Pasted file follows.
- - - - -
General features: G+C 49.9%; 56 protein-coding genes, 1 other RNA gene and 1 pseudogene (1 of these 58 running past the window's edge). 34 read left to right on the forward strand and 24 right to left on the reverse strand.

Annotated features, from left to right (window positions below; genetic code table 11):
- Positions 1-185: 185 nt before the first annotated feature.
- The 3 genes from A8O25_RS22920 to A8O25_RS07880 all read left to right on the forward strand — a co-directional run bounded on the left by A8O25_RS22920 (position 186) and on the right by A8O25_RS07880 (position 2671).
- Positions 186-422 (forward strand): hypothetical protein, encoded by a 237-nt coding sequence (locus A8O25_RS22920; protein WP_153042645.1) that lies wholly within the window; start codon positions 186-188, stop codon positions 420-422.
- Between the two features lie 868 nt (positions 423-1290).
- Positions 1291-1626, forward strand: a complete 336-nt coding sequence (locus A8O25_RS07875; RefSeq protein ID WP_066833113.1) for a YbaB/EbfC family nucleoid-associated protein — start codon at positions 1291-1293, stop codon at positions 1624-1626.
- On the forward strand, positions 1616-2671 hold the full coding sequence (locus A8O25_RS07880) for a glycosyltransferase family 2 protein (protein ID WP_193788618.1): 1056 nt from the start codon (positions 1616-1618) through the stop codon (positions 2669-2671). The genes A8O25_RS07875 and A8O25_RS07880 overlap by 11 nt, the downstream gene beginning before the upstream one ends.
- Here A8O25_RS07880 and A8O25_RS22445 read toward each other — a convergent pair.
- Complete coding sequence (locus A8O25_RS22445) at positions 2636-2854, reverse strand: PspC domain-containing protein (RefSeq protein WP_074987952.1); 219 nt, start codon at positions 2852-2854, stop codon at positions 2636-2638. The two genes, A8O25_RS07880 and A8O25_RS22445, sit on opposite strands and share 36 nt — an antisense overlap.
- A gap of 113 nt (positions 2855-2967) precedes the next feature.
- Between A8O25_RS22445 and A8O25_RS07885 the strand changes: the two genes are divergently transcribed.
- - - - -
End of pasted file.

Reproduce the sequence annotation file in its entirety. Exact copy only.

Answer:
General features: G+C 49.9%; 56 protein-coding genes, 1 other RNA gene and 1 pseudogene (1 of these 58 running past the window's edge). 34 read left to right on the forward strand and 24 right to left on the reverse strand.

Annotated features, from left to right (window positions below; genetic code table 11):
- Positions 1-185: 185 nt before the first annotated feature.
- The 3 genes from A8O25_RS22920 to A8O25_RS07880 all read left to right on the forward strand — a co-directional run bounded on the left by A8O25_RS22920 (position 186) and on the right by A8O25_RS07880 (position 2671).
- Positions 186-422 (forward strand): hypothetical protein, encoded by a 237-nt coding sequence (locus A8O25_RS22920; protein WP_153042645.1) that lies wholly within the window; start codon positions 186-188, stop codon positions 420-422.
- Between the two features lie 868 nt (positions 423-1290).
- Positions 1291-1626, forward strand: a complete 336-nt coding sequence (locus A8O25_RS07875; RefSeq protein ID WP_066833113.1) for a YbaB/EbfC family nucleoid-associated protein — start codon at positions 1291-1293, stop codon at positions 1624-1626.
- On the forward strand, positions 1616-2671 hold the full coding sequence (locus A8O25_RS07880) for a glycosyltransferase family 2 protein (protein ID WP_193788618.1): 1056 nt from the start codon (positions 1616-1618) through the stop codon (positions 2669-2671). The genes A8O25_RS07875 and A8O25_RS07880 overlap by 11 nt, the downstream gene beginning before the upstream one ends.
- Here A8O25_RS07880 and A8O25_RS22445 read toward each other — a convergent pair.
- Complete coding sequence (locus A8O25_RS22445) at positions 2636-2854, reverse strand: PspC domain-containing protein (RefSeq protein WP_074987952.1); 219 nt, start codon at positions 2852-2854, stop codon at positions 2636-2638. The two genes, A8O25_RS07880 and A8O25_RS22445, sit on opposite strands and share 36 nt — an antisense overlap.
- A gap of 113 nt (positions 2855-2967) precedes the next feature.
- Between A8O25_RS22445 and A8O25_RS07885 the strand changes: the two genes are divergently transcribed.